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Links for learning


DKGoogle, pound;25

Paper marries cyberspace in this colourful attempt to explain the world and its contents to young readers. The book is equipped with the expected DK virtues. Nine subject areas from Earth and nature to arts and history are given a generous allotment of space. Within these, 600 topics are matched with 2,000 images, ranging from stunning photos to computerised graphics. But the real selling point is the dedicated website, where many themes can be explored further.

The printed text is compendious and clearly organised. Each broad subject contains two-page spreads with subheadings, so Earth leads to continents, tectonic plates, mountains, soil layers and so on. These in turn are subdivided into six questions: some have definite if complex answers (How does glue stick? When did Shinto begin?); others have taxed thinkers down the ages (Why does truth matter? Can social divisions change?).

In the scientific and technical sections, few will dispute the nature of the contents. For example, there are stimulating though demanding discussions about the causes and the reduction of pollution, or the impact of agriculture and industry on landscapes. Within the humanities, opinions may be divided. Do we really need yet another Britney Spears grin? Are William Shakespeare, Ernest Hemingway, Arundhati Roy and JK Rowling the four writers most deserving of an illustration? Should baseball and basketball be pictured but not cricket?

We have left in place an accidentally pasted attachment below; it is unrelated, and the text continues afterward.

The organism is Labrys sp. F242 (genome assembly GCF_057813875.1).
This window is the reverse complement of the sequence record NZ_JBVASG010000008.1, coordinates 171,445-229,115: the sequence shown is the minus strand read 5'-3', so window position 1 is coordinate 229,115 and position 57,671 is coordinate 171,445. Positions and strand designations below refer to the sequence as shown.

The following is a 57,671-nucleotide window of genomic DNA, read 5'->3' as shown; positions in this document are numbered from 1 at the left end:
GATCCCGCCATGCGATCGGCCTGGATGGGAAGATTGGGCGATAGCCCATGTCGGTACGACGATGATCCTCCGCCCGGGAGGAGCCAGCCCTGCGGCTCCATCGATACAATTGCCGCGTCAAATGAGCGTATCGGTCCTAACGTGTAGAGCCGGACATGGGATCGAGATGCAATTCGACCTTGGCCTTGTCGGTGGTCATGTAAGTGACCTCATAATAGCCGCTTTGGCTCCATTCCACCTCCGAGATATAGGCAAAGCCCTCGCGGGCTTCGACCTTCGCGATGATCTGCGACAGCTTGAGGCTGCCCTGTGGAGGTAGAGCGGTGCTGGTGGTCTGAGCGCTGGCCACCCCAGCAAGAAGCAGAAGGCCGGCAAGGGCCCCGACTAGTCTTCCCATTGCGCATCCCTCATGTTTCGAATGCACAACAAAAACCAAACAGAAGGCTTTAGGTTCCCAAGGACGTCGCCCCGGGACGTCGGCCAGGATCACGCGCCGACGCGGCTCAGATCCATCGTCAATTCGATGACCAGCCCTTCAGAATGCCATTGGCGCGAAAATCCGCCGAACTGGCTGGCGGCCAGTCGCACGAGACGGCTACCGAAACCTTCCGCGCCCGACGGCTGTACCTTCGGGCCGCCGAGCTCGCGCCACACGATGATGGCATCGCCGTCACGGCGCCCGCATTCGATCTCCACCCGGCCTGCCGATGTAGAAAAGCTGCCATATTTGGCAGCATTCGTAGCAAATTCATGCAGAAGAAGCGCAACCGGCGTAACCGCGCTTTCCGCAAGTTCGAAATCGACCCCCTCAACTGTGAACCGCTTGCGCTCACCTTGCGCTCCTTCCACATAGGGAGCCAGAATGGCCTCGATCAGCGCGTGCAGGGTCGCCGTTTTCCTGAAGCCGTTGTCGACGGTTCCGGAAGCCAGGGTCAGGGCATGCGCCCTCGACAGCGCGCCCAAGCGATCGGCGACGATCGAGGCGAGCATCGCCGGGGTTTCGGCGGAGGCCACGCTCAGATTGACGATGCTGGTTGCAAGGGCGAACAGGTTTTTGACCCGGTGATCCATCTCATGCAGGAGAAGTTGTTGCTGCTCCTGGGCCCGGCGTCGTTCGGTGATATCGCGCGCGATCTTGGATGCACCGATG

Visiting the links on the website is easily done, and adds much more depth.

Key search-words are listed on each spread in the encyclopedia that will set the website's search engine off and running. Type in "Enlightenment", for example, and you are given a list of relevant websites from which to choose. You could be led to a page about French encyclopedist Denis Diderot, where you can hop easily to author and philosopher Voltaire and other significant figures.

Type in "fascism" and you can eavesdrop on Spanish Civil War veterans, read about how Hitler came to power and look at Nazi propaganda posters. These links are accessible to young people and will be regularly updated.

This integrated production will be useful in browsing for homework assignments, though students will need to be alerted to the obvious proviso about thinking before they cut and paste. The links also include animations, videos, virtual tours, interactive quizzes, databases, timelines and reports. Words like "electricity" or "culture" lead on to numerous unexpected destinations. Enlightenment encyclopedists such as Denis Diderot would be amazed.

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